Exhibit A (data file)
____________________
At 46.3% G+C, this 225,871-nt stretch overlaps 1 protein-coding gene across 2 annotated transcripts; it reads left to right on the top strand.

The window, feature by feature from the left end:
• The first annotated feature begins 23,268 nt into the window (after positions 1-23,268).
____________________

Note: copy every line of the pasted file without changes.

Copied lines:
At 46.3% G+C, this 225,871-nt stretch overlaps 1 protein-coding gene across 2 annotated transcripts; it reads left to right on the top strand.

The window, feature by feature from the left end:
• The first annotated feature begins 23,268 nt into the window (after positions 1-23,268).